Real estate developers in Hyderabad are counting their blessings. Reason? The rate at which the IT-ITES office-space market is being taken up in the city, is very good news for them.
According to latest data from JLL India, the global real estate services firm specialising in commercial property and investment management, the office space take-up in Hyderabad in the second quarter of 2017 saw almost double the numbers seen in the same quarter last year. At approximately 1.9 million sq ft, Hyderabad saw 98 per cent of the second quarter of 2016 absorption this quarter.
But the overall realty market in this city of sultans is battling its own demons. The recent political tumult of Hyderabad is finally stabalising, but with the clouds of global financial crises hovering around, the city’s office-space market is acutely aware of the pitfalls.
The expanding office space market has found a niche for itself in Hyderabad and has numbers, which could threaten the dominance of Bengaluru’s premier position as occupier of office market space.
On the macro scale, the all India office space absorption is down by 1 per cent for the second quarter. Total office space absorption in this year’s second quarter was 7.9 million sq ft as compared with 8 million sq ft the year before.
The reason for the overall absorption being lower is lower supply hitting the market. The big IT companies prefer a lesser number of big-ticket office leasing transactions, as was evident in this quarter.
In comparison to the first half of last year, supply in the first half of 2017 was also lower by 50 per cent.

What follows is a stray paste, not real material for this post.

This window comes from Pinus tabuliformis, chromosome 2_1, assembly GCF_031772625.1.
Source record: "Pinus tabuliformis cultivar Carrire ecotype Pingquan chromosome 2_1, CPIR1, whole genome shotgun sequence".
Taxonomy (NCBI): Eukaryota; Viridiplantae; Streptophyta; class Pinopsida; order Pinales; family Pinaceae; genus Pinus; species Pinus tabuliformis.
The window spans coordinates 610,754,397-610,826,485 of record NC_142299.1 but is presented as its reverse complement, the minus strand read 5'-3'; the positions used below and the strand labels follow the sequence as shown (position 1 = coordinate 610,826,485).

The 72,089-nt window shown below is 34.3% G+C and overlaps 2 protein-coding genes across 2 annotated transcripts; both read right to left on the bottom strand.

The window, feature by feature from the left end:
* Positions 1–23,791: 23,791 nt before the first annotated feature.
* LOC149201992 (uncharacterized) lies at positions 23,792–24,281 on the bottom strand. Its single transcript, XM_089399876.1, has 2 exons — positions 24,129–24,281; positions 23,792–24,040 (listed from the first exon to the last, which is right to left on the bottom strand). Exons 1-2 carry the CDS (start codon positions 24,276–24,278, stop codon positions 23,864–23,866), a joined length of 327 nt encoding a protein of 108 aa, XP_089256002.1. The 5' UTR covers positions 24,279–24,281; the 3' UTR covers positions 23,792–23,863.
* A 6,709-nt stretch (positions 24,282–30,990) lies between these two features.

But even with all the possible disruptions, Hyderabad is determined to see the highest office addition spaces by 2020. While Bangalore stands at 130 million sq ft, Hyderabad’s office space availability is pegged at 45 million sq ft.
Importantly, in next 2-3 years, Hyderabad is expected to add 38 million sq ft of office space, predicts the JLL report. At approximately 1.7 million sq ft, Bengaluru is marginally ahead of last year’s figure.
The queen of Deccan, Pune saw its net absorption in the second quarter this year declining by 37 per cent when compared to last year. The reason for such a drop in Pune is the city facing a supply crunch of quality office space.
In comparison to other major cities of India, Hyderabad is doing rather nicely. Delhi-NCR saw a decline of 22 per cent (Y-o-y), but more than 60 per cent of Delhi’s office space was occupied by IT companies.
Chennai saw the highest decline of 47 per cent followed by Mumbai at 29 per cent. Interestingly, Kolkata saw 189 per cent increase in absorption, but on a lower base than any other city.
As promised during the course of his election campaign, in an effort to increase jobs for fellow Americans, Donald Trump whipped out ‘The Protect and Grow American Jobs Act’. This Act is an executive order, which proposes important changes in the eligibility requirements for H1-B visa applications.
The Act advocates an increase in minimum wage to $130,000, which is more than double of the present limit of $60,000. The change ensures that the H1B programme is used only to complement American workers.
With such an order in place, IT companies in the US are making significant changes in their hiring policies. Companies are expected to make a sizeable reduction of employees under the H1-B visa programme. This is most likely to play out by hiring local talent in the US.
But the caveat is that the US invites 65,000 people under the H1-B programme. This forms only 0.0004 per cent of the 160-million strong American workforce.
What should be the major concern for the US is the unemployment rate among skilled workers. The small number at around 2 per cent, points towards a shortage of skilled talent in the US.Therefore, the impact of US’s new Act on IT jobs in India will be marginal. While Trump and his policies pose less threat to the IT sphere, the bigger impact is expected from the automation and artificial intelligence.
Newer technologies like cloud computing and big data is likely to create more new jobs. What will decide Indian IT firm’s growth trajectory is their ability to re-skill their employees for such newer opportunities, which in turn would determine the quantum of office space that is required.